Getting Leithart (edited)

Jon Barlow says something that needs to be said:

It has been interesting to read through the trial transcript of the Leithart trial. I haven’t finished reading it all, so perhaps I’ve missed it, but one of the things I simply assumed, since people in Peter’s presbytery would know him better than most of the internet critics, is that they would home in on the key insight of his theology. In what I read so far, however, I still found the crude “parallel soteriology” allegations that plague most other attempts to understand what Peter is getting at.

Maybe I’m wrong, but it seems like the key to Peter’s theology is his relational ontology. In other words, we are social beings – our “in relation”-ness is part of our very being. This is why Peter’s theology of baptism has the appearance of saying more than a lot of people are comfortable with about the sacrament. A person, prior to church relationship, is different (ontologically, even) from that same person, after being brought into the church. Peter is willing to speak in traditional language when needed, but he pushes back against traditional “inside” vs. “outside” language because that isn’t the key power of the sacrament for him – changing someone’s insides. A person is a social being. Baptism is a receptor site for the society of the church. Therefore, baptism changes the person – gives them new responsibilities, new relationships with the head of the church.

If we are social beings and social changes result in changes to who we are, then everything else Peter says about baptism follows nicely. I’m not saying he has a deductive theology. But it does seem like he has a philosophical insight about anthropology that can’t help but inform his exegesis and other theologizing. If “relational ontology” wasn’t on trial, then Peter Leithart’s theology wasn’t on trial.

I’ll add my own observations. Peter Leithart’s understanding is genuinely new in several ways, while within the Reformed tradition. But, within that tradition, Leithart has an obvious close relative: Ulrich Zwingli. (Note look in comments, when I have time, for more nuance. See Pastor Nolder’s question for a starting point)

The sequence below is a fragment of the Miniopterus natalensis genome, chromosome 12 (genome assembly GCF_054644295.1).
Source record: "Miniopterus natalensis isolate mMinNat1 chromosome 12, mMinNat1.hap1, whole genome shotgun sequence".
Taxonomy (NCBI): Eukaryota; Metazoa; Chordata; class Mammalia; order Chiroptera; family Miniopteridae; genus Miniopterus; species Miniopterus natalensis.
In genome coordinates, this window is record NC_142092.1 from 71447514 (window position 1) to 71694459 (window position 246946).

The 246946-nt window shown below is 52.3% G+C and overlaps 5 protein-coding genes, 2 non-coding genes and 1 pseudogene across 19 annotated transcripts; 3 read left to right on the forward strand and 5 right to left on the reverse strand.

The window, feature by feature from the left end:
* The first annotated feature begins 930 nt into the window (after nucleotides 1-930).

Leithart is a rehabilitator of Zwinglian sacraments. Unlike Calvin, who with Luther and Trent, claimed that there was a substance in addition to the elements that was received by believers (and only by believers in Calvin’s view), for Leithart this is all unnecessary. Symbols are operative and performative. If a pastor marries a couple, one does not need to claim that some sort of mystical force is present to be joined to the words, “I now pronounce you husband and wife.”

I love Leithart’s relational ontology, but I’ve always found the more Calvinistic “dualism” in the sacraments to have an appeal. I can’t even say where I picked all this up about Peter. I think it came for more personal interaction a few years ago when I had such interaction. But on might look on what Leithart has to say about McCormack and Barth and Zwingli to see my point. Perhaps I am wrong and will learn better in the future.

Of course, in all of this, Leithart is obviously well within the bounds of the Westminster Confession and Catechisms. I’m just saying that he is located within those bounds quite differently than many people seem to think.

5 thoughts on “Getting Leithart (edited)

  1. B Nolder

    Mark: PJL says in several places that he basically despises Zwingli and virtually pronounces him a heretic. How does that fit with what you are saying here?

  2. Dr. Michael Bauman

    I keep wondering when my Reformed brothers and sisters will realize that the greatest enemies of the faith are not found on the Reformed membership rolls. It seems Coleridge was right: We have more to fear from those who agree with us 95% than from those who do not agree with us at all. It is a point of deep embarrassment that Leithart is being tried by his friends instead of being honored by them.

    Please do remember the noetic effects of sin. We all make our way through a fallen world with fallen minds and twisted hearts. That means It’s easy to be wrong — a fact that includes us all — both Leithart and those who put him on trial.

  3. jon

    I think it all comes down to what we mean by “regeneration.” If by this word, we mean all of the metaphorical/metaphysical language Princetonians used “infusion of a new principle of life into the soul” then it would be impious to impute this to baptism without so may qualifications that it would be meaningless.


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